By Wendy Klesch, Special to The Catholic Virginian

Br. Leonard, a missionary brother with the Oblate Apostles of the Two Hearts, spent much of his childhood drawing.

“I loved to draw cartoon characters especially,” he said. “Batman, the Teenage Mutant Ninja Turtles.  But, one day, my mother looked over my shoulder and said, ‘Why can’t you draw something more holy?’”

Two renderings of Br. Leonard’s whimsical depictions of the saints.

He laughed and added, “Then I realized: She’s right. They do look sort of angry.”

That was when he began drawing a different sort of champion: archangels in comic book hero style. In years to come, his after-school hobby would develop into a calling: to draw kids like himself into learning more about their Catholic faith through comics and graphic novels.

“It’s been my goal to evangelize through art—to create books with a strong visual element that will appeal to kids.”

Born in California and named Samuel Estrada, the oldest son of Glenn and Tes Estrada, Br. Leonard moved to Virginia Beach in 2000. There, he attended the Old Donation School for the Gifted and Talented where he studied art, before graduating from Kellam High School in 2007.

After graduation, he participated in an Oblate Apostles of the Two Hearts discernment weekend in Dover, Delaware. The order, started around 1990, has already gone through the first stages (private association, public association) and currently undergoing ecclesiastical recognition in the Philippines.

“When I was there I thought, ‘Wow, this is a lot of praying. This is what I am going to be doing for the rest of my life.’” He resolved to leave art behind.

Later in the weekend, however, he learned that the Order had a Media Apostolate, a branch devoted to evangelization through the media.  It was a match made in heaven. “I had thought I would lose all my talents, but then surprisingly, I was able to use them after all.”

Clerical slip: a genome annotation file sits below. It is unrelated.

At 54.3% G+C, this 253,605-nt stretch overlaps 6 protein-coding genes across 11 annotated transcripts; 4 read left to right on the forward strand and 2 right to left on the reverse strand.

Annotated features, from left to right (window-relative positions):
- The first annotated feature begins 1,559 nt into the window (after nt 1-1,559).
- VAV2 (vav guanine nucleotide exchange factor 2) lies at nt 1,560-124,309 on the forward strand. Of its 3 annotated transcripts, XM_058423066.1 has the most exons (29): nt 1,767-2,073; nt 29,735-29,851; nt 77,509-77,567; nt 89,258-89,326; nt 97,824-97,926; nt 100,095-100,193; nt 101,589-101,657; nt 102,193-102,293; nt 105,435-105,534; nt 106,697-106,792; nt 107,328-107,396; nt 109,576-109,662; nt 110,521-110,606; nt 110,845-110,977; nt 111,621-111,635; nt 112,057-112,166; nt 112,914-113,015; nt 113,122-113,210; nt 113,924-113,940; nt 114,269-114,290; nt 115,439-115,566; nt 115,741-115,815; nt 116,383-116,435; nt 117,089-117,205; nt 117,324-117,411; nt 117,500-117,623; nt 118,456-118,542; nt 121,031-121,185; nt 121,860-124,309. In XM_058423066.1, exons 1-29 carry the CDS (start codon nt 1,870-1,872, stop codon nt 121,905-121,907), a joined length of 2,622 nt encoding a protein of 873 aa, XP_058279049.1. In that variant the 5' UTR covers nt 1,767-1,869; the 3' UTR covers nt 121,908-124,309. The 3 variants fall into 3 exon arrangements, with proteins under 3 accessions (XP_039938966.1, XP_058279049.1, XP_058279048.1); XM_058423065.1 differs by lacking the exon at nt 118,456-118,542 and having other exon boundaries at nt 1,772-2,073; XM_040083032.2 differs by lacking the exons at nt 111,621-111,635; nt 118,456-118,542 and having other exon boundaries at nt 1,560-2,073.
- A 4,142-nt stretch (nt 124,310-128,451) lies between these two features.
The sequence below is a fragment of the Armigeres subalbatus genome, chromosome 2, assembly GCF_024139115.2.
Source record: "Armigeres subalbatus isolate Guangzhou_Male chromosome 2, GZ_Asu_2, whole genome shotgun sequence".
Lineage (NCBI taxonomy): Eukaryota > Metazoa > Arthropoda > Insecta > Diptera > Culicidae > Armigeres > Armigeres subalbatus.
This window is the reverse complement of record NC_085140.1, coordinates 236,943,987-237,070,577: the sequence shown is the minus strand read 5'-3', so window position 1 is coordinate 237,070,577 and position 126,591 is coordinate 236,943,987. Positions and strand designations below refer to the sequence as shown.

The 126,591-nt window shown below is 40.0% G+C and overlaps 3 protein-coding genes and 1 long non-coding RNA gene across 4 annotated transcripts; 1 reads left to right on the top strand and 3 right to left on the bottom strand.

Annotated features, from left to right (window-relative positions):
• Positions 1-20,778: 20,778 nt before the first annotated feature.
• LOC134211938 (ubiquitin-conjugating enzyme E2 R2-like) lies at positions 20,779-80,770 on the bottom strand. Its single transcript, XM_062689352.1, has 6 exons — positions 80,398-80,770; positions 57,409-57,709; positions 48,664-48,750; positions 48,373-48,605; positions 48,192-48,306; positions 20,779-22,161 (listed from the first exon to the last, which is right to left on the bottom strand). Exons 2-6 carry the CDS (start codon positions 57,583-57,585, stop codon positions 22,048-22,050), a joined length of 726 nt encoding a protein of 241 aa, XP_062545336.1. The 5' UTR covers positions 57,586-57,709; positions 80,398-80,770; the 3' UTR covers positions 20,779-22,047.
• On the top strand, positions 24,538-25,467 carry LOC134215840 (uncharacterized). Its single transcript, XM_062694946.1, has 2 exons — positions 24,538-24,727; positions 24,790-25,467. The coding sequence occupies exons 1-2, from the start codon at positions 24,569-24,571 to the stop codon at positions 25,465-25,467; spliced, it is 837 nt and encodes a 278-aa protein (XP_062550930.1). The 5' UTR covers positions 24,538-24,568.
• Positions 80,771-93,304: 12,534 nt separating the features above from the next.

During his first assignment at the mother house in the Philippines, Br. Leonard completed a graphic novel telling the story of San Pedro Calungsod, a 17th century missionary. When local schools invited the Oblate Apostles to hold a Values Formation retreat, the Order printed the novel and distributed it to the students.

In 2012, Br. Leonard was assigned to Christ the King Monastery in Cullman, Alabama, where he began working on coloring pages and craft projects for summer camps the Order holds there and in South Sioux City, Nebraska.

His first fans, however, are a little closer to home. As the eldest of seven children, Br. Leonard has a built-in test audience in his younger brothers and sisters.

“Anyone can learn from his artwork,” said younger brother, John Paul. “He makes his artwork fun and cartoonish while still making it educational.”

A page from Br. Leonard’s graphic novel Our Lady of Fatima.

Br. Leonard’s most recent projects include a graphic novel about Our Lady of Fatima and, in a more serious style, a children’s guide to the Tridentine Mass.

“If I could send any message to those discerning,” Br. Leonard said, “I would tell them, ‘Don’t feel you have to put away your dreams.’ God will enhance your talents and use them in ways you might not have imagined.”